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The story behind street art icon Shepard Fairey, creator of Obey

The work of Shepard Fairey is on display in Bologna until the 28th of February. We explore who is behind some of the most iconic images of our times.

“The real message behind most of my work is ‘question everything’”. This is how Frank Shepard Fairey, one of the world’s most well-known contemporary street artists, describes his work, which is currently being exhibited at the ONO Arte Contemporanea gallery in Bologna, Italy.

 

Obey’s ascent: André the Giant

Born in California in 1970, Fairey began his career in 1989 with a campaign featuring stickers showing the face of celebrity wrestler André René Roussimoff, known as André the Giant. These first appeared on the walls of the city of Providence in the United States, where the artist was studying design, and subsequently all over the world. The image, now an icon, also became the logo Fairey’s clothing line, Obey.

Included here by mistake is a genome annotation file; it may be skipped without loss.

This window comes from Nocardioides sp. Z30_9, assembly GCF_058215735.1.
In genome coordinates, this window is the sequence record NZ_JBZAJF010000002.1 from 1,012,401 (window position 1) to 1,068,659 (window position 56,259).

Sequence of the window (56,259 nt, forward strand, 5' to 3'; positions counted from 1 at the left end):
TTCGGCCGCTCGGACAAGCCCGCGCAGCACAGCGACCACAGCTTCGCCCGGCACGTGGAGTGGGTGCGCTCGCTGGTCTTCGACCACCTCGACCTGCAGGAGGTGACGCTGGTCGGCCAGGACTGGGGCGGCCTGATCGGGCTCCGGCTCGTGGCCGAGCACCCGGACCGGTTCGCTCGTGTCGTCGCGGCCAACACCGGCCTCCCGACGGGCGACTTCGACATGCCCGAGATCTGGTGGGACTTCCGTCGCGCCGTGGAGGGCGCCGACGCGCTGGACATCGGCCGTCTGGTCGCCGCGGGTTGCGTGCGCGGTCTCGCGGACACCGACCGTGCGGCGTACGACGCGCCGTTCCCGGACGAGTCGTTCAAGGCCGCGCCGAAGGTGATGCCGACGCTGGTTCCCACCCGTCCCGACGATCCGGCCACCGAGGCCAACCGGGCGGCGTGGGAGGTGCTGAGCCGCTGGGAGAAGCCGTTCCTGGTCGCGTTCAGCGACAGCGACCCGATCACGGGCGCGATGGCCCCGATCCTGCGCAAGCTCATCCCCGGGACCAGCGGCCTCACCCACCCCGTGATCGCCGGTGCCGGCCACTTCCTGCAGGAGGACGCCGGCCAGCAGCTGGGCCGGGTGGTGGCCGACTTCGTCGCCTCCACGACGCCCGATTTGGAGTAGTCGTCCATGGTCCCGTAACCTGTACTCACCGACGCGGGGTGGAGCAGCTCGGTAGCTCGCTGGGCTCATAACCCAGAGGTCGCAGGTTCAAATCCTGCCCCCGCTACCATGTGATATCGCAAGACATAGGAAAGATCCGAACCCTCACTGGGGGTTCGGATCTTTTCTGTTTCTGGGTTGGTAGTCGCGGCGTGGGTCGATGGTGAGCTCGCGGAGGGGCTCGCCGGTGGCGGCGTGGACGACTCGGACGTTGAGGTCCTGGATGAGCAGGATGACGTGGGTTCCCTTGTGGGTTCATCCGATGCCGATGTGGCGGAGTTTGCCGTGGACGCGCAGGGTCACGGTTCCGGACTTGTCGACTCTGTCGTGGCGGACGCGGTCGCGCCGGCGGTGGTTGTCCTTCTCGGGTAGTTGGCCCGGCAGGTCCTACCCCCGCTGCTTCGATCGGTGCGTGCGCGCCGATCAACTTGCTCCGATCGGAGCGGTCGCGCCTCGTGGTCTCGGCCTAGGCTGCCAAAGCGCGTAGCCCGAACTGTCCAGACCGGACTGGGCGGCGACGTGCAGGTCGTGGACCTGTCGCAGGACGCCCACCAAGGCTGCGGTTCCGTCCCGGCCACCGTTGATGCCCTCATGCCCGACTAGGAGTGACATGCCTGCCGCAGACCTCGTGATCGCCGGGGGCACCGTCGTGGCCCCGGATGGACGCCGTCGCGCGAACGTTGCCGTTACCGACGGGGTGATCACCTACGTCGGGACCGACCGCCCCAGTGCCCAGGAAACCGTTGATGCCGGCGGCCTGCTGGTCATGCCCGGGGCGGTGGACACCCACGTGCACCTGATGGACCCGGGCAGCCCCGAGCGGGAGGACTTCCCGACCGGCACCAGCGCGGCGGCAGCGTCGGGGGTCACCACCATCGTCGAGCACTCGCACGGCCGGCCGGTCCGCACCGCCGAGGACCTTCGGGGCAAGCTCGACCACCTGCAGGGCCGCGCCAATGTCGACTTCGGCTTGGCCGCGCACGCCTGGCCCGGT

Obey asks us to question the world around us. It wants to provoke a reaction, awakening people’s sense of wonder and encouraging them to ask themselves what the meaning behind the image-logo is. As its manifesto reveals, the absence of a single, right answer ensures that the “various reactions and interpretations of those who view it reflect their personality and the nature of their sensibilities”.

Hope: Obama and the turning point

The artist’s fame reached its peak in 2008 when he created Hope, a four-colour print of the face of Barack Obama, during the now-president’s first race for the White House. The posters, affixed illegally in full respect of street art tradition, were captioned with the words “change” and “vote”. They remain the undisputed, albeit unofficial, symbol of Obama’s electoral campaign. The president himself wrote Fairey a letter to thank him for the creative support, and for encouraging citizens to believe they could participate in change.

 

These images, together with many other well-known works by Shepard Fairey, are on display in Bologna until the 28th of February. Entry is free and posters, some autographed by the artist, are on sale.

 

Featured image: Obey the Peace in Cambridge, USA © Soe Lin/Flickr
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